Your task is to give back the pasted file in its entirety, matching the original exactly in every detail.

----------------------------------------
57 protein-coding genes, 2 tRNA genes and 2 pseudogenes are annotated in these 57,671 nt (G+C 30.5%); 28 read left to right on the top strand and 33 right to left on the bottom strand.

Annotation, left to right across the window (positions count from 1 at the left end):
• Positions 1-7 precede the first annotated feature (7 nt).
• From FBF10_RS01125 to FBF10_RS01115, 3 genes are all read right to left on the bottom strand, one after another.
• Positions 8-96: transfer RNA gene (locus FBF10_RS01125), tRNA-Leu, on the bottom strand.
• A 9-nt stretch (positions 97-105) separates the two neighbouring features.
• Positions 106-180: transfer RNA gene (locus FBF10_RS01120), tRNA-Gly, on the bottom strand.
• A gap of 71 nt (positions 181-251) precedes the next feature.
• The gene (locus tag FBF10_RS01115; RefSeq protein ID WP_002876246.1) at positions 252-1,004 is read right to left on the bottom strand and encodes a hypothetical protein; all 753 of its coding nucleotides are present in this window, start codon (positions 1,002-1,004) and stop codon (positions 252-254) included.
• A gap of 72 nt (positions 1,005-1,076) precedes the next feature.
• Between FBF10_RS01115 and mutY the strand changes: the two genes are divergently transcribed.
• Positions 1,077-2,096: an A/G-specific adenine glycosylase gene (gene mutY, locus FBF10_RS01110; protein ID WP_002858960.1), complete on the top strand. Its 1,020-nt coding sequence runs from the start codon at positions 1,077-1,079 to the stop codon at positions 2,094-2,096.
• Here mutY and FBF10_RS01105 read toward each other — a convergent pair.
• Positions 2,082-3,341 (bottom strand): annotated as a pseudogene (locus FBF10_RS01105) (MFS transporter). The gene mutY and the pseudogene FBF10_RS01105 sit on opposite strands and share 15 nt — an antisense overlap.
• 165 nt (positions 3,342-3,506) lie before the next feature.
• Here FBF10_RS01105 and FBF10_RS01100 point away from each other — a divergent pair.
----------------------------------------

57 protein-coding genes, 2 tRNA genes and 2 pseudogenes are annotated in these 57,671 nt (G+C 30.5%); 28 read left to right on the top strand and 33 right to left on the bottom strand.

Annotation, left to right across the window (positions count from 1 at the left end):
• Positions 1-7 precede the first annotated feature (7 nt).
• From FBF10_RS01125 to FBF10_RS01115, 3 genes are all read right to left on the bottom strand, one after another.
• Positions 8-96: transfer RNA gene (locus FBF10_RS01125), tRNA-Leu, on the bottom strand.
• A 9-nt stretch (positions 97-105) separates the two neighbouring features.
• Positions 106-180: transfer RNA gene (locus FBF10_RS01120), tRNA-Gly, on the bottom strand.
• A gap of 71 nt (positions 181-251) precedes the next feature.
• The gene (locus tag FBF10_RS01115; RefSeq protein ID WP_002876246.1) at positions 252-1,004 is read right to left on the bottom strand and encodes a hypothetical protein; all 753 of its coding nucleotides are present in this window, start codon (positions 1,002-1,004) and stop codon (positions 252-254) included.
• A gap of 72 nt (positions 1,005-1,076) precedes the next feature.
• Between FBF10_RS01115 and mutY the strand changes: the two genes are divergently transcribed.
• Positions 1,077-2,096: an A/G-specific adenine glycosylase gene (gene mutY, locus FBF10_RS01110; protein ID WP_002858960.1), complete on the top strand. Its 1,020-nt coding sequence runs from the start codon at positions 1,077-1,079 to the stop codon at positions 2,094-2,096.
• Here mutY and FBF10_RS01105 read toward each other — a convergent pair.
• Positions 2,082-3,341 (bottom strand): annotated as a pseudogene (locus FBF10_RS01105) (MFS transporter). The gene mutY and the pseudogene FBF10_RS01105 sit on opposite strands and share 15 nt — an antisense overlap.
• 165 nt (positions 3,342-3,506) lie before the next feature.
• Here FBF10_RS01105 and FBF10_RS01100 point away from each other — a divergent pair.